In terms of international operators, Outback Steakhouse and Pizza Hut were two of the leading brands in chained full-service restaurants in 2015, recording respective value shares of 22% and 7%.

Economic woes

Brazil is passing through its worst economic crisis in decades with 11 million unemployed. In 2015, the foodservice sector saw just 5% growth.  According to Euromonitor, full-service restaurants’ growth rates are slowing down as the economic situation worsens, with consumers looking for cheaper meal options.

Given that full-service restaurants are usually the most expensive, many are opting to eat in other outlets, such as kiosks, which saw some of the highest growth last year at 15%.

Casual dining spots, such as Outback, have grown during the crisis, as have other US-style outlets, as well as Asian fast food outlets. However, the crisis is not affecting fine dining options, such as those costing $20 a plate upwards, as the section of the population with this purchasing power is largely not affected by the economic downturn.

Institutional catering accounts for 7% of Brazil’s foodservice market, producing 1.8 million to 2 million plates a day in factories, schools and hospitals. While there are some 170 competing firms, three main groups dominate and have long been market leaders for more than 10 years: UK’s Compass Group, Brazil’s Sapore and France’s Sodexo. Sodexo has been in Brazil since 1977, reaching 7.5 million consumers, with 71,000 clients, 41,000 employees and more than 100 professions, acquiring Brazil’s second largest foodservice firm, Puras, in 2011.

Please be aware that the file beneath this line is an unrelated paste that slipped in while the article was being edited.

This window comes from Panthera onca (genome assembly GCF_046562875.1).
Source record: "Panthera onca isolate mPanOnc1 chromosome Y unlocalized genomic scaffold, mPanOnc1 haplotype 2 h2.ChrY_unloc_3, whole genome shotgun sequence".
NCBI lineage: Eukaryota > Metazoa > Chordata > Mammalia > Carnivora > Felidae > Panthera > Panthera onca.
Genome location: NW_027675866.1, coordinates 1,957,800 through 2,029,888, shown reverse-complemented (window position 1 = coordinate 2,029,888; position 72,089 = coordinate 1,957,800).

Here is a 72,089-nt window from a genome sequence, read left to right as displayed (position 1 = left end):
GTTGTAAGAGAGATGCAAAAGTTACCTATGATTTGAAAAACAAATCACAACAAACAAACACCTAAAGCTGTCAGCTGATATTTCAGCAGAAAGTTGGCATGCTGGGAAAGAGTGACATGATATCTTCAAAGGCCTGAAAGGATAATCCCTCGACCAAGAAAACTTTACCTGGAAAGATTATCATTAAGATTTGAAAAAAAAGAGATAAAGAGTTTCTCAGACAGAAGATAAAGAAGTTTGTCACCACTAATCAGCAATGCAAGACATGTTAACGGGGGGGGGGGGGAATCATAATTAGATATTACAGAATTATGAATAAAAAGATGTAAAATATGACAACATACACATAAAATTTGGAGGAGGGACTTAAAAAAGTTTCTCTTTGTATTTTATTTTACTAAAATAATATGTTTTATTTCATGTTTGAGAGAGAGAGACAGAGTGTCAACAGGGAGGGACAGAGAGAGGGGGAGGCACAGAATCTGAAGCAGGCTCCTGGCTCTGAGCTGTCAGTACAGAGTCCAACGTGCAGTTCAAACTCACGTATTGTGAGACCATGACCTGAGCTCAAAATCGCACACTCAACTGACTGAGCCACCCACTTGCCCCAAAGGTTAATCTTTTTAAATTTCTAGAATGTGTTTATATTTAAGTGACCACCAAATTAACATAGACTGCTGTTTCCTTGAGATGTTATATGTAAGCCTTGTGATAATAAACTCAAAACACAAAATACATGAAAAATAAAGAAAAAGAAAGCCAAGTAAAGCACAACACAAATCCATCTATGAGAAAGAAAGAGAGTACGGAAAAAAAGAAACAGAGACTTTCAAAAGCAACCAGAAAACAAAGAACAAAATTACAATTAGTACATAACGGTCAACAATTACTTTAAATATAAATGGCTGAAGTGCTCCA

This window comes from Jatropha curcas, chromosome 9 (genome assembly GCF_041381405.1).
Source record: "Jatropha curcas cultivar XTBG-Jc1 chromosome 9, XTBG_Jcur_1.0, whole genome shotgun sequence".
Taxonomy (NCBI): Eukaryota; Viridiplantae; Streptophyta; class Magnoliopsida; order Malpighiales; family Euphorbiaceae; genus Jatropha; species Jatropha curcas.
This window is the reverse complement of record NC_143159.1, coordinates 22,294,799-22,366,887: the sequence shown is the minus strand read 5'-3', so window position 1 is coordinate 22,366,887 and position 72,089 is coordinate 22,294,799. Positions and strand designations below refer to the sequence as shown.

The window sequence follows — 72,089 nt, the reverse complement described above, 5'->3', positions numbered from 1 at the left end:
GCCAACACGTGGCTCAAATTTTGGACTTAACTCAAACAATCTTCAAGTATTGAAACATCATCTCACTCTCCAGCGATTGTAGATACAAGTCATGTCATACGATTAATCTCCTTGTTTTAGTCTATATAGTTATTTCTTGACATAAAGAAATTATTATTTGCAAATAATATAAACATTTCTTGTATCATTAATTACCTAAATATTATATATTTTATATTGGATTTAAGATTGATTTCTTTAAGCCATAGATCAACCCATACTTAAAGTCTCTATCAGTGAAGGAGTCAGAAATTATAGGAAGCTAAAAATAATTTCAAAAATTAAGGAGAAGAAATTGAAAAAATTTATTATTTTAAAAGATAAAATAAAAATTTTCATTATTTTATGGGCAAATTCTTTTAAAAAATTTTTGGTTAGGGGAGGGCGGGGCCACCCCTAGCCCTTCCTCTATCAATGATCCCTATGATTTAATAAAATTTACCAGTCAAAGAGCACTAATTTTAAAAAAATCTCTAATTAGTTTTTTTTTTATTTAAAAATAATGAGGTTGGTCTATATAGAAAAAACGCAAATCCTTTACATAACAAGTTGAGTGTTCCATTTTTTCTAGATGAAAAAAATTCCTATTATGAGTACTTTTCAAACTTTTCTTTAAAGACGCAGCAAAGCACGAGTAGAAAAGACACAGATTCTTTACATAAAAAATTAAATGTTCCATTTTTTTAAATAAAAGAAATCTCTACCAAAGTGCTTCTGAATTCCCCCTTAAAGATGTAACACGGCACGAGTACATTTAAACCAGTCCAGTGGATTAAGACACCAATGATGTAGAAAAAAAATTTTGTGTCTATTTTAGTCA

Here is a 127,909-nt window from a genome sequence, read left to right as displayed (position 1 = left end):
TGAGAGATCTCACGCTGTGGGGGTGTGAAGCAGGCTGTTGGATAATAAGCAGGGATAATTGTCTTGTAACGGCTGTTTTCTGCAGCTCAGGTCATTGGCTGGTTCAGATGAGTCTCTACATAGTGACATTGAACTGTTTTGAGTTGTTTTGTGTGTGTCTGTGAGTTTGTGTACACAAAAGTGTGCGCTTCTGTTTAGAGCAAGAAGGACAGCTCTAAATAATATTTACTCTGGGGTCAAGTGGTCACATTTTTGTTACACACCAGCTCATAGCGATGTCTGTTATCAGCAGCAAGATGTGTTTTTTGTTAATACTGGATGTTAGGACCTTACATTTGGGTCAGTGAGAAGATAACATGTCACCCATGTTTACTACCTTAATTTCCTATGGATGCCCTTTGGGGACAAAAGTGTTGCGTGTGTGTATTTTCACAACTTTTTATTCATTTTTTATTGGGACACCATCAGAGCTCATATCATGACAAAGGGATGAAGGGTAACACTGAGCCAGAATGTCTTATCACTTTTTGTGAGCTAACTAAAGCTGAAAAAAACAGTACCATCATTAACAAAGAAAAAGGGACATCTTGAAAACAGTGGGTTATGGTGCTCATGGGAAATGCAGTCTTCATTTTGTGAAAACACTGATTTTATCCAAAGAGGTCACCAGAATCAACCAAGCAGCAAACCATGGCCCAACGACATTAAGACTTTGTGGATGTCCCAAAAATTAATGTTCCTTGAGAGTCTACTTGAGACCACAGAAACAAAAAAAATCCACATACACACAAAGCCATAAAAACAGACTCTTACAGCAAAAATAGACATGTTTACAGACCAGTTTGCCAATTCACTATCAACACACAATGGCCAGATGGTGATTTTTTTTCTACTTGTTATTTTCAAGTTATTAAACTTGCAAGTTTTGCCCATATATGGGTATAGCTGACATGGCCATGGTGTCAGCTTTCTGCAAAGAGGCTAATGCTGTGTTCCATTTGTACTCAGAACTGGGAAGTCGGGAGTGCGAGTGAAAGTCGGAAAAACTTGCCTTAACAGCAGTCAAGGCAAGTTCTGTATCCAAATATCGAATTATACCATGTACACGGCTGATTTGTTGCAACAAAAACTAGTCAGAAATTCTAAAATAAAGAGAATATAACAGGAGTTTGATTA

Back to the roots

Recent years have seen an intense focus on using Brazilian ingredients in fine dining. Today, the sector focus is moving away from traditional European options, such as Italian or French, and embracing Brazil’s enormous biodiversity and rich regional traditions. Rodrigo Oliveira, of Mocotó in São Paulo, says: “Today, the main trend is valuing our ground, our products, our incredible possibilities because Brazil has multiple biomes and products that we do not yet know the potential of. We cooks devote ourselves increasingly to bringing our authentic flavor to the table.” Brazil is home to eight of the 50 best restaurants in Latin America, according to the 2015 list:

DOM (fourth) São Paulo

Mani (eighth) São Paulo

Roberta Sudbrack (14th) Rio de Janeiro

Lasai (16th) Rio de Janeiro

Olympe (23rd) Rio de Janeiro

Epice (26th), São Paulo

Mocotó (35th), São Paulo

Remanso do Bosque (38th), Belém



Marco Amatti FCSI, Mapa Assessoria:

“Brazil has great potential for growth, and despite the decrease in economic activity (a situation that is already reversing), caused mainly by politics, the foodservice sector continues to grow. Even during this slight recession, asset prices have fallen and it is an excellent time for investment. The so-called crisis comes with opportunities for improvement in processes, brand repositioning and the search for new market niches.

“The opportunities are many among new trends: more open spaces, shared and multiservice operations, search for products with lower, delivery and takeaway growth, use of local and regional raw materials, and investment in technology. On the other hand, there is a huge space for food industry work in foodservice supply; convenience stores and small spaces in shopping centers are growing in numbers and there is an opportunity to develop this area of action.”